VICE Profiles: Backyard Exotics
Wildlife trafficking is estimated to be a $19 billion per year global business, surpassed only by black-market sales and trafficking of drugs, humans, and firearms.
In the United States, regulation of private ownership of exotic animals is determined by each state, allowing for loopholes and oversight. Animals are bought and traded through auctions, backyard breeders, illicit online sales and more. The industry is growing right in our backyards.
VICE travels to Ohio to rescue a cougar, then to Texas for an exotic livestock auction and undercover visit to a gaming ranch where the animals are sold and hunted for up to $15,000 a piece.
In China, Tigers Are Farmed Like Chickens
Tigers are some of the biggest victims of the wildlife trade, with the rare cats’ bones coveted for traditional medicine and their coats prized as rugs. In Vietnam, tiger parts are so valuable that they make better bribes than cash. And in China, tiger parts are in such high demand that they are being farmed like chickens.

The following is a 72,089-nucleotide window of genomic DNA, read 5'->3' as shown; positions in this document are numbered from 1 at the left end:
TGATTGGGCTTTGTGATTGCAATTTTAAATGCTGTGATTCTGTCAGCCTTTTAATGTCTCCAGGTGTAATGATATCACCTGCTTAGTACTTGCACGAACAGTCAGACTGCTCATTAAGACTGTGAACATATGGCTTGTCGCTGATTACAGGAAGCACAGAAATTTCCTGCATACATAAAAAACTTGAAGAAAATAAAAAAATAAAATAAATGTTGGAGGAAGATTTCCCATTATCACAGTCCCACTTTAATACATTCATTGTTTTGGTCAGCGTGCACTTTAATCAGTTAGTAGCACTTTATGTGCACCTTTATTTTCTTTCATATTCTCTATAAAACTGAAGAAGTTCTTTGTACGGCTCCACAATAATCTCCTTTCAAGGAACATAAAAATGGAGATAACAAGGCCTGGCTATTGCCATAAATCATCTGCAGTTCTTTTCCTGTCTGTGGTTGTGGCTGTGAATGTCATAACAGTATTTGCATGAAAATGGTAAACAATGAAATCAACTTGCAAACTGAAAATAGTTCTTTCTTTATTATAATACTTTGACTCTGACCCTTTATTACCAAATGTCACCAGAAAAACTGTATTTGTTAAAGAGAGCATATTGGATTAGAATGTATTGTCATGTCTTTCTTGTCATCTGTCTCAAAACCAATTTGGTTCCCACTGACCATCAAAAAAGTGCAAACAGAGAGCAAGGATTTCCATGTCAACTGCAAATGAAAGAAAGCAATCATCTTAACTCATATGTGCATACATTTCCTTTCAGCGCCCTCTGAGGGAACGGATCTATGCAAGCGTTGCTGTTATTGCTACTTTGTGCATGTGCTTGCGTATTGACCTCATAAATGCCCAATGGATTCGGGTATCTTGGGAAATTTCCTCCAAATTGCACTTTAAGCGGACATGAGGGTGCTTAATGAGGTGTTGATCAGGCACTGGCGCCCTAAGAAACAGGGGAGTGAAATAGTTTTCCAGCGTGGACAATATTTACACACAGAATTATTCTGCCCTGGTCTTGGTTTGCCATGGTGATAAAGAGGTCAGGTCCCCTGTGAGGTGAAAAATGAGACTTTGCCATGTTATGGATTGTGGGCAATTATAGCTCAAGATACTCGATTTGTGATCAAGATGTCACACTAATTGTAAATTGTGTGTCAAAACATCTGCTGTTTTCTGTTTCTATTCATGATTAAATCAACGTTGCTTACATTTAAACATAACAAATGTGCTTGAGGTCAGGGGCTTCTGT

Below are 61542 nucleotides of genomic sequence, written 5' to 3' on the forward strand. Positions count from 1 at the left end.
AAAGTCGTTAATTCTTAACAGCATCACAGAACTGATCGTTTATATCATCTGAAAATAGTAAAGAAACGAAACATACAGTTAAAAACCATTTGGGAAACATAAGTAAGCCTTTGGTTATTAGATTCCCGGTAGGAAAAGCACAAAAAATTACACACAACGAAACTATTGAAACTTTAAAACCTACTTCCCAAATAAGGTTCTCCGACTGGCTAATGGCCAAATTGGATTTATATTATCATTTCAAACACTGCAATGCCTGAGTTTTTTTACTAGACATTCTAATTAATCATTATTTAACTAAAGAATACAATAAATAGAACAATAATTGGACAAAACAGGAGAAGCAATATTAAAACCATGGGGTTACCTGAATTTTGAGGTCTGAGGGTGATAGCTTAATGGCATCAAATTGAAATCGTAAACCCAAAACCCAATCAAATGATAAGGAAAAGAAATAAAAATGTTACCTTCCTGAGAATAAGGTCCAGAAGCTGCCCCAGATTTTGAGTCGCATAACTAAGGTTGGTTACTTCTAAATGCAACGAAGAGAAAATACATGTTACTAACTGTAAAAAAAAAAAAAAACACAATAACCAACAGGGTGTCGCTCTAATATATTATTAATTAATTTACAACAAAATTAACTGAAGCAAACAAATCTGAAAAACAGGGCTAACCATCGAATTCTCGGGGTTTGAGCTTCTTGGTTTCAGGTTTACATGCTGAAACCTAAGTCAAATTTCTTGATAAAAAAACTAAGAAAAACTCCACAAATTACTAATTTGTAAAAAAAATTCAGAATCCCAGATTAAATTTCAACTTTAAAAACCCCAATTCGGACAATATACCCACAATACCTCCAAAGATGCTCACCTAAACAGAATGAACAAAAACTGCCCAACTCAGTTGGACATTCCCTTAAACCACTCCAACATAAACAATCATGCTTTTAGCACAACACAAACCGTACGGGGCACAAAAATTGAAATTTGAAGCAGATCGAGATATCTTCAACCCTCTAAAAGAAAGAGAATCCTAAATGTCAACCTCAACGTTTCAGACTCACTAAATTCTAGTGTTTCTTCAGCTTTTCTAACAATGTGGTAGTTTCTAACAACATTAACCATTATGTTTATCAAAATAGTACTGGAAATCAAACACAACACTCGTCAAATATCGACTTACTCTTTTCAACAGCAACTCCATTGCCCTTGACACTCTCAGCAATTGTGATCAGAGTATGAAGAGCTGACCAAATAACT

According to a new report from the Environmental Investigation Agency, China’s tiger farms are huge, with thousands of captive tigers being bred for slaughter. That’s possible because China has essentially legalized the tiger trade, which is troubling considering that China is a signatory of the CITES treaty, which bans international trade of tiger parts (along with parts of other animals, like rhinos and elephants) and calls for domestic trade prohibitions.
But far more troubling is the EIA’s conclusion that China’s tiger farms are actually stimulating demand for wild tigers. The report states that there are somewhere between 5,000 and 6,000 captive tigers in China, a population that boomed from just a few dozen in the 80s thanks to favorable legal policies as well as funding from China’s State Forestry Administration. (As the Times noted in 2010, China’s largest tiger farm is run by the SFA.) Meanwhile, China’s wild tiger population has plummeted to just a few dozen individuals, down from a high of around 4,000 in the late 1940s.